Veneto Padel Cup

How to play Padel in Rain?

How to play Padel in Rain

As winter approaches and rain becomes a regular occurrence, the state of the padel courts will be affected. While playing in light rain may still be possible, avoiding playing on a soaked court altogether is advisable.

To adjust to the challenges of playing in wet weather, consider the following factors:

  1. In terms of preparation, wear warm and preferably waterproof clothing. Wearing a cap can also help protect your eyes from rain, improving visibility.
  2. It is important to have a longer warmup than usual if it is cold and rainy.
  3. Ensure you have shoes with excellent grip, as the court surface will be more slippery, increasing the risk of slips and injuries.

When playing in wet conditions, remember that the ball will become heavier and lose its bounce. This is a crucial aspect to keep in mind. Consequently, executing powerful shots and hitting the ball out of the court will be more challenging, known as “sacarla x3” and “sacarla por 4” in Spanish. The same applies when attempting to return the ball to your side of the court after a smash, referred to as “traerla a tu lado.”

Proper Grip For Shots

When the ball and racket are wet, achieving a proper grip for shots is impossible. This means that using topspin or underspin/backspin/slice techniques is out of the question. Instead, focus on hitting plain shots to maximize power transfer and give the ball as much direction as possible in these low-grip conditions.

Ball Bouncing

Another issue we will face is the ball bouncing off the wet walls. Once again, the lack of grip on the walls creates an unpredictable scenario. Normally, a medium to low-powered shot would dramatically fall off the wall, leaving you expecting a ball that never reaches your racket. To overcome this issue, flex your knees and prepare your racket lower to catch balls after irregular rebounds.

If the opponent hits the ball forcefully, you may experience a rebound off the wall that is even faster than you are accustomed to in dry conditions. This is something else to keep in mind. Using the walls under wet conditions is quite challenging, so it might be better to avoid relying on them altogether and play a form of mini-tennis instead.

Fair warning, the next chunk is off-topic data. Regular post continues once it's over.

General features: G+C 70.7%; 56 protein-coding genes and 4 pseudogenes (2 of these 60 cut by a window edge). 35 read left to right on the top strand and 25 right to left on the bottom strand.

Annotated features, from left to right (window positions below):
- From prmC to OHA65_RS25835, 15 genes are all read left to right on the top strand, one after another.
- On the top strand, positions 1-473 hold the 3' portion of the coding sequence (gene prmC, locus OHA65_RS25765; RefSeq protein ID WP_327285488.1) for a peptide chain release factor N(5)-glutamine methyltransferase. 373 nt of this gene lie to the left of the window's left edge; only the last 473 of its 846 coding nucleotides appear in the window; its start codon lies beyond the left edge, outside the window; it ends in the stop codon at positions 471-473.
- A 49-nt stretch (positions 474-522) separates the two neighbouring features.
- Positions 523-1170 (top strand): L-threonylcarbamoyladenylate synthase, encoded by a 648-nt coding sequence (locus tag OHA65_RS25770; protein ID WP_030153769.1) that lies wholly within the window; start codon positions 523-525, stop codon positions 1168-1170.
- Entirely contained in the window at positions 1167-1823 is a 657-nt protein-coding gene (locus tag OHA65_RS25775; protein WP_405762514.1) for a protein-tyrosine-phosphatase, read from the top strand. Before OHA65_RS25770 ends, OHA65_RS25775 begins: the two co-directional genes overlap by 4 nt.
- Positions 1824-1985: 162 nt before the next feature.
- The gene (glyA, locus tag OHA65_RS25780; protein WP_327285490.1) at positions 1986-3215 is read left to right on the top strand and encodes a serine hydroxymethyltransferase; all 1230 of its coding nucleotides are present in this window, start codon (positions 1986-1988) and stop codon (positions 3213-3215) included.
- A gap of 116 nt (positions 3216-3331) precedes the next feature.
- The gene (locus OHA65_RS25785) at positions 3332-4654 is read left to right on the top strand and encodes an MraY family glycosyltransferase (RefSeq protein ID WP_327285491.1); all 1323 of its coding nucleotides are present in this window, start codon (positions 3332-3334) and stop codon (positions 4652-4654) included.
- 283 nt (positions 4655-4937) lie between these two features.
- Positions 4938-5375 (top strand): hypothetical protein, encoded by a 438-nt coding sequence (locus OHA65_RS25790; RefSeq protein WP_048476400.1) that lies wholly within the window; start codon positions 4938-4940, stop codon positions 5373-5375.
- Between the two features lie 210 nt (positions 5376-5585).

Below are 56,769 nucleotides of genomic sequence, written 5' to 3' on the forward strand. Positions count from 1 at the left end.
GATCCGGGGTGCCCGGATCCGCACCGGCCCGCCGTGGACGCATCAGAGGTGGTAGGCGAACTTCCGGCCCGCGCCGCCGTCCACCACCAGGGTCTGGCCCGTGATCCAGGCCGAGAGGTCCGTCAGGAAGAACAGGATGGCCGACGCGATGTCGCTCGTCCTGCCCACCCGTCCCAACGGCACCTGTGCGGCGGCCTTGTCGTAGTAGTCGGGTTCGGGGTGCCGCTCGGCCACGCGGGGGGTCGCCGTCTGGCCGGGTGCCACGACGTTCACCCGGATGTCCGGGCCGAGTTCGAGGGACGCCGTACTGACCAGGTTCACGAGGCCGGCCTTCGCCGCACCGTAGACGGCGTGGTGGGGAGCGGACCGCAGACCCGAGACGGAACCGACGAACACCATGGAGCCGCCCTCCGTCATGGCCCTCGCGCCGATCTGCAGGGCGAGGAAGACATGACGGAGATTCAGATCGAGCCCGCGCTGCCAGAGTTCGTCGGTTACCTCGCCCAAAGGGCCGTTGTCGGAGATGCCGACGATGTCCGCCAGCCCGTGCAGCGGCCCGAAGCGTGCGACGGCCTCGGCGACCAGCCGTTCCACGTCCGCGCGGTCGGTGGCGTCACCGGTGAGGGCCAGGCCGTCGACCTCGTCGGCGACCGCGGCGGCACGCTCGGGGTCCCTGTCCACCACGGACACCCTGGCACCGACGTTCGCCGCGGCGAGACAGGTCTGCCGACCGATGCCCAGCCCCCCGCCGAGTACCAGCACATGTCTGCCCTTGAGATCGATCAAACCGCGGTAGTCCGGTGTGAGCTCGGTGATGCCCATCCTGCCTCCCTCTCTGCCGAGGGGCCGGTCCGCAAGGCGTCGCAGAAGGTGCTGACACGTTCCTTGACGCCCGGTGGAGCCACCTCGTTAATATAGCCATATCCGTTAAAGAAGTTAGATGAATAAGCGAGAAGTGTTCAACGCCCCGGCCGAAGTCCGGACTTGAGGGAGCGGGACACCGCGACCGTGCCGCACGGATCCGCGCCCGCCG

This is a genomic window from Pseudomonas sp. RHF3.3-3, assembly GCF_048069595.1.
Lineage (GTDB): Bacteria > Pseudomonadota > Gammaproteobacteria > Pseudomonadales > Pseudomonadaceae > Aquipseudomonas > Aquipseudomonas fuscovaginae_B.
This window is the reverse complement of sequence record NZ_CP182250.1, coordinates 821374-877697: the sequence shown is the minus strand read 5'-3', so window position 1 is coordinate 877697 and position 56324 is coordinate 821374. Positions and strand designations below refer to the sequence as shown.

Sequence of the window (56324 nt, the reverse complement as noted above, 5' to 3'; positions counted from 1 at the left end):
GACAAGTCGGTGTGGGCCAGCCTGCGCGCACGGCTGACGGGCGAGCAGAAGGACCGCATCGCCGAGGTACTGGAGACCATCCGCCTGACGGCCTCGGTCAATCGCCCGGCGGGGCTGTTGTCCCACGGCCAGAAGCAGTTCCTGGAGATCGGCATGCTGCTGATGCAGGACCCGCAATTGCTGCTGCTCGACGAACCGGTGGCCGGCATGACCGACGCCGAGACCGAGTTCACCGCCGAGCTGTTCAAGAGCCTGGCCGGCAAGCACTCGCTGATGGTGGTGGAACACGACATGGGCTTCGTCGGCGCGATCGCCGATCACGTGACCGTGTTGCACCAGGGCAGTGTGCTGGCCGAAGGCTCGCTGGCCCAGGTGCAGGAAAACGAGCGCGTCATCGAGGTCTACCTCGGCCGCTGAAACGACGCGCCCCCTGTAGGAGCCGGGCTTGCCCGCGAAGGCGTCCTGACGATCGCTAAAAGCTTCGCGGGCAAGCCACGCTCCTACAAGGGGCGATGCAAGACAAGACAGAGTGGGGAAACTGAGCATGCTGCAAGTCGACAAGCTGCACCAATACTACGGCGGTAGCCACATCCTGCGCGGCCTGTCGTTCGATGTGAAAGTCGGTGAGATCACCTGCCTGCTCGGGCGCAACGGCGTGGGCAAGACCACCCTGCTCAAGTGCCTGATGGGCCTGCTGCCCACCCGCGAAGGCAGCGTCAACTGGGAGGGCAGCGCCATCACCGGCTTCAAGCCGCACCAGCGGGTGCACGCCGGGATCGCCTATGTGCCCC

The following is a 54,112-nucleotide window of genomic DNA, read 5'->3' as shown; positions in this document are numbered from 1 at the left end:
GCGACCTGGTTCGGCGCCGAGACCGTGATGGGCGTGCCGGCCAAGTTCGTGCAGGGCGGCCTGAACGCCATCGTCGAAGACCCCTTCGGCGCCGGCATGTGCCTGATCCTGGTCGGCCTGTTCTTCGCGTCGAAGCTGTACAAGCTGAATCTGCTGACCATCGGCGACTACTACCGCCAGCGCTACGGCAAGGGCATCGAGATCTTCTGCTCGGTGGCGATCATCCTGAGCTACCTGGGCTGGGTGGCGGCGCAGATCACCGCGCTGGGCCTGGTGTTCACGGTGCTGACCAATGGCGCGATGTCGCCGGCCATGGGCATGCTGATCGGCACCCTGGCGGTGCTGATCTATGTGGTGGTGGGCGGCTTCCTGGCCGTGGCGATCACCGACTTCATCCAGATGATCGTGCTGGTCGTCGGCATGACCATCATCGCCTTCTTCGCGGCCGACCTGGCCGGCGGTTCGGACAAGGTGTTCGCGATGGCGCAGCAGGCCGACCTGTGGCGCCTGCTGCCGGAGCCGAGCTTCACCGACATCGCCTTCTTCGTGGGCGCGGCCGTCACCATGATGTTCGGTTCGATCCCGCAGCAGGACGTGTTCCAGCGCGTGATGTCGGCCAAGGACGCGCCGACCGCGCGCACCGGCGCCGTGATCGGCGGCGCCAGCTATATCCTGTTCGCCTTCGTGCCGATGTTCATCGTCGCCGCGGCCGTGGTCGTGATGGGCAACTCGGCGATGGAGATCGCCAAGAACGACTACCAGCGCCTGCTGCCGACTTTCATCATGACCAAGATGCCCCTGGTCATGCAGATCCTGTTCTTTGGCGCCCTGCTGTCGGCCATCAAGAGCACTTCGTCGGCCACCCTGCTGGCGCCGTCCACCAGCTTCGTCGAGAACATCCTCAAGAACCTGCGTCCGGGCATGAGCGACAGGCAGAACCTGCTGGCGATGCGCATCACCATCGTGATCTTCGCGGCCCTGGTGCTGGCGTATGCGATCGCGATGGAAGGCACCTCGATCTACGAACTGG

Walls Support

Since the walls offer little support and can be menacing, it is advisable to refrain from defensive play and always strive to stay in an attacking position near the net. Focus on volleying firmly and deep into the opponent’s side to force them to play off the walls. As we have observed, the walls are highly unpredictable, increasing the likelihood of the opponent making mistakes. The same approach applies to serving. In these conditions, it is best to direct fewer serves toward the T and the opponent’s feet and more toward the corner, where they will be forced to deal with the wall’s rebound. Returning such services will be highly challenging. Additionally, serving with low power towards the T while applying underspin can be difficult to return, as the ball will bounce very low, making it challenging for the opponent.

Hitting The Ball

What do you think about hitting the ball against the wall on our side to return it? In Padel, this move is called “contrapared,” it’s quite common. When the walls are wet, and the balls are heavy, hitting them with a softer and more controlled touch is important. The effect will be greatly exaggerated if you hit a back wall shot as you normally would in dry conditions. So, it’s best to be nice and gentle.

One of the best shots to use on rainy courts is the “Globo.” It’s important to position ourselves in the attacking position because defending on wet courts could be better. Hitting “globos” can help us gain the attacking position and force our rivals to become defensive.

For those who understand Spanish, a helpful video explains how to play Padel on wet courts.

Of course, it’s best to avoid playing on wet padel courts if possible. Even if it means paying extra for indoor or covered courts, you’ll enjoy your games much more in dry conditions. If it has rained before your match, but the sky is now clear,

it’s a good idea to dry off the walls so that you’ll have an off-wall bounce similar to dry conditions (although the ball will still be wet and affect the bounce). If you can’t avoid playing in wet conditions, use the above tips to your advantage and gain an edge over your opponents.


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